Hyperhidrosis - Causes, Symptoms and Treatment
Hyperhidrosis is the condition characterized by abnormally increased perspiration, in excess of that required for regulation of body temperature. Some patients afflicted with the condition experience a distinct reduction in the quality of life. Sufferers feel at a loss of control because perspiration takes place independent of temperature and emotional state. A common complaint of patients is that they get nervous because they sweat and then sweat more because they are nervous. Other factors can also play a role. Certain foods & drinks, nicotine, caffeine, and smells can trigger a response. Sweating is embarrassing, it stains clothes, ruins romance, and complicates business and social interactions. Severe cases can have serious practical consequences as well. It will make it hard for people who suffer from it to hold a pen, grip a car steering wheel, or shake hands.
- Heredity: Excessive sweating especially on palms and the soles of feet may be due to inheritance from the family members.
- Food: Drinking hot beverages and those that contain caffeine or alcohol can make you sweat. Eating spicy foods can, too.
- Drugs: Drugs that can cause excessive sweating include some antipsychotic medications used to treat mental disorders, morphine and excess doses of the thyroid hormone thyroxine. Analgesics, such as aspirin and acetaminophen also increase sweating.
- Tuberculosis: This chronic bacterial infection of the lungs affected more than 15,000 people in the United States. This may also cause high sweating during nights.
- Glucose control disorders may also responsible for hyperhidrosis.
- Obesity: Otherwise health may also cause high sweating.
- High degree sweating in your palm and soles of your feet.
- Tremors in the hands, fingers, forearm, or foot tend to occur when the limb is at rest but not when performing tasks. Tremor may occur in the mouth and chin as well.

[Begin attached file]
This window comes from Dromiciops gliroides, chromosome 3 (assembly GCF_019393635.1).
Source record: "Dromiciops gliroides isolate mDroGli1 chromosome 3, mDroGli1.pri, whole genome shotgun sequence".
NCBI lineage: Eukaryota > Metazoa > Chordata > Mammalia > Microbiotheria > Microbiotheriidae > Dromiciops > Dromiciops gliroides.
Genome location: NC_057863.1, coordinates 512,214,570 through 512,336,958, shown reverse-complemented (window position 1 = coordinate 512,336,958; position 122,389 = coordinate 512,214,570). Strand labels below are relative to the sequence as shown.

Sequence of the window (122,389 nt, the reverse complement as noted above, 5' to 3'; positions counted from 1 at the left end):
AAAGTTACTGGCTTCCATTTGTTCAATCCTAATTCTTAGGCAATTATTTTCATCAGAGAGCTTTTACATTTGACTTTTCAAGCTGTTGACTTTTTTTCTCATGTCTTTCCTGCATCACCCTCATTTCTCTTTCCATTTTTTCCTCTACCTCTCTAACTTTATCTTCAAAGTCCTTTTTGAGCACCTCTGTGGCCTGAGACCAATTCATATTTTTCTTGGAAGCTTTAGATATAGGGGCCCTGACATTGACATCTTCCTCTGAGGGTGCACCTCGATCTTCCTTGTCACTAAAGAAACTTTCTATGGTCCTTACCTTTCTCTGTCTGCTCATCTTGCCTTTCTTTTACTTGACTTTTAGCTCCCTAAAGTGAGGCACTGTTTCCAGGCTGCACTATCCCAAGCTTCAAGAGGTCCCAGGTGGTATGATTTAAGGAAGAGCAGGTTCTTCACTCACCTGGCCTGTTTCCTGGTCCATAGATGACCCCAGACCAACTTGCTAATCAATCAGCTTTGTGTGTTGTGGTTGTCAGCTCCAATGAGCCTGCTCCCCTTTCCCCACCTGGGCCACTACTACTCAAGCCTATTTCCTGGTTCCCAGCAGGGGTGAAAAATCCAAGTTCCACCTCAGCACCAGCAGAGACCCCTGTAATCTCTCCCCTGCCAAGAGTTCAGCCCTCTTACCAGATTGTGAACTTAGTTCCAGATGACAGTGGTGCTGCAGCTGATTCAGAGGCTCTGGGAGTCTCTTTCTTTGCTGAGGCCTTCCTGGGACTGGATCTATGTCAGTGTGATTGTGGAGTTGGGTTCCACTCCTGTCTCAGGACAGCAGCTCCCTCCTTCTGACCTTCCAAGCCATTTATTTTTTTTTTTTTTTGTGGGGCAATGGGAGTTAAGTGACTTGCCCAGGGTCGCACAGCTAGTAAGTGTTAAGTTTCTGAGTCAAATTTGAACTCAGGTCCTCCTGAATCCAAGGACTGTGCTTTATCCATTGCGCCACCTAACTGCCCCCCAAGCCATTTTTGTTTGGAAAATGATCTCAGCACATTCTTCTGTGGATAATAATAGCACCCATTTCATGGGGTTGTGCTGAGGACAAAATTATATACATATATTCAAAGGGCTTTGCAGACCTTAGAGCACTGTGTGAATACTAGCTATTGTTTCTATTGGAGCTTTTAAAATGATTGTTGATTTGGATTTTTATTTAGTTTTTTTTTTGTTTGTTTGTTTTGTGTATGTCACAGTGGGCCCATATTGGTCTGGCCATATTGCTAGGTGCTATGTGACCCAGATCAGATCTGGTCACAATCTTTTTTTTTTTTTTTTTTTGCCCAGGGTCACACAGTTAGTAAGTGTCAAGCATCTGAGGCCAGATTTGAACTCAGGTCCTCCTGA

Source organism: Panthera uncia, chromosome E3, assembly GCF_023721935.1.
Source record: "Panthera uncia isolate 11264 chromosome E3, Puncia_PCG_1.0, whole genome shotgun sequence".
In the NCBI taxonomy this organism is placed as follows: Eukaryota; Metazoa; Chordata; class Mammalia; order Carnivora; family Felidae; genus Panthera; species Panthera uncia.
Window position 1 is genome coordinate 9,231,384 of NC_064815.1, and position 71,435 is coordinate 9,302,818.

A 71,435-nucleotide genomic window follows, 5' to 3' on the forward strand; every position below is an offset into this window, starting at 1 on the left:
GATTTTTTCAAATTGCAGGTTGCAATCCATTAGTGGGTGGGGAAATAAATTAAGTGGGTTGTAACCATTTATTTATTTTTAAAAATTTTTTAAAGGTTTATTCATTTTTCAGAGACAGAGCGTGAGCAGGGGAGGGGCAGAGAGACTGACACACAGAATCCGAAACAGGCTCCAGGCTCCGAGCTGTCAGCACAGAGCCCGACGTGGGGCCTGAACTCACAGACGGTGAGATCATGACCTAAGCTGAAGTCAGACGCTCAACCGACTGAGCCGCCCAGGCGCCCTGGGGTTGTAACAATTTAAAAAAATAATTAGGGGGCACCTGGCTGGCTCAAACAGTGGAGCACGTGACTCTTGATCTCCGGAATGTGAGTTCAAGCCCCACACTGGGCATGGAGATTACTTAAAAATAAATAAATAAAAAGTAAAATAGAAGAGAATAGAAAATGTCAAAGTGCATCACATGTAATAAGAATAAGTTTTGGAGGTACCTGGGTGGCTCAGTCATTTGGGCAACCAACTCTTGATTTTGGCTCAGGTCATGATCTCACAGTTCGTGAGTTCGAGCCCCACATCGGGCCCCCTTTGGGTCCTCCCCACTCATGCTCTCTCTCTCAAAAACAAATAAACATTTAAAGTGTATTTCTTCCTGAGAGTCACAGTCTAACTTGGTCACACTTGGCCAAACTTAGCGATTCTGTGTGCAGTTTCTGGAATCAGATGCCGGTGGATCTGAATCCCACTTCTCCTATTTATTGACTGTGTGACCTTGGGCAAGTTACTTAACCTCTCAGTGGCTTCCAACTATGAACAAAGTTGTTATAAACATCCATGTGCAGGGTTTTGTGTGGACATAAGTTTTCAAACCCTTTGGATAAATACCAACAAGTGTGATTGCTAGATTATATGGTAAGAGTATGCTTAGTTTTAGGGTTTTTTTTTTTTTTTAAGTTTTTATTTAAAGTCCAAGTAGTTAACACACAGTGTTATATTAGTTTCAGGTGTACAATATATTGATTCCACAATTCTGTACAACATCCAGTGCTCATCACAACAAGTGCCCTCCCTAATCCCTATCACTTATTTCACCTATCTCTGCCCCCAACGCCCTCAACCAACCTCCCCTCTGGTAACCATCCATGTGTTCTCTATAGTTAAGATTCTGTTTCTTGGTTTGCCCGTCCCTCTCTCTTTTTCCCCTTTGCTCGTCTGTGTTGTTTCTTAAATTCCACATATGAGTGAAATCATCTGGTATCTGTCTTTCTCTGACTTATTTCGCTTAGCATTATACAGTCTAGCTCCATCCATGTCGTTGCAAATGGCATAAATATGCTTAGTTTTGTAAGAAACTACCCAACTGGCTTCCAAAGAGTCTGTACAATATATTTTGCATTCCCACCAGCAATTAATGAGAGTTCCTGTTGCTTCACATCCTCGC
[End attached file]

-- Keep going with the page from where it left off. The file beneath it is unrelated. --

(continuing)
- Poor balance is due to the impairment or loss of the reflexes that adjust posture in order to maintain balance. Falls are common in people with hyperhidrosis.
- The most common symptom of hyperhidrosis is abnormally excessive perspiration during exercise or in hot weather.
- Hyperhidrosis sweat profusely from their underarms causing them to stain their clothes shortly after they dress.
- Sweating is often present during examination and sometimes is extreme.
- Over-the-counter antiperspirants are usually tried first because they are readily available. Antiperspirants containing aluminum chloride may be more effective when other antiperspirants have failed.
- Oral medicines such as anticholinergics can be used. These helps a lot in reducing high sweating or hyperhidrosis.
- Food containing caffeine and theobromine should be avoided. Dietary restriction of coffee, tea, cola soft drinks, and chocolate may improve mild cases of hyperhidrosis.
- Low-dose topical radiation produces at least transient decrease in local sweat production and has been suggested as a treatment for hyperhidrosis.
- Surgery: Surgical treatment of axillary hyperhidrosis involves resection of the end organ or interruption of sympathetic innervation to autonomically innervated structures, including sweat glands.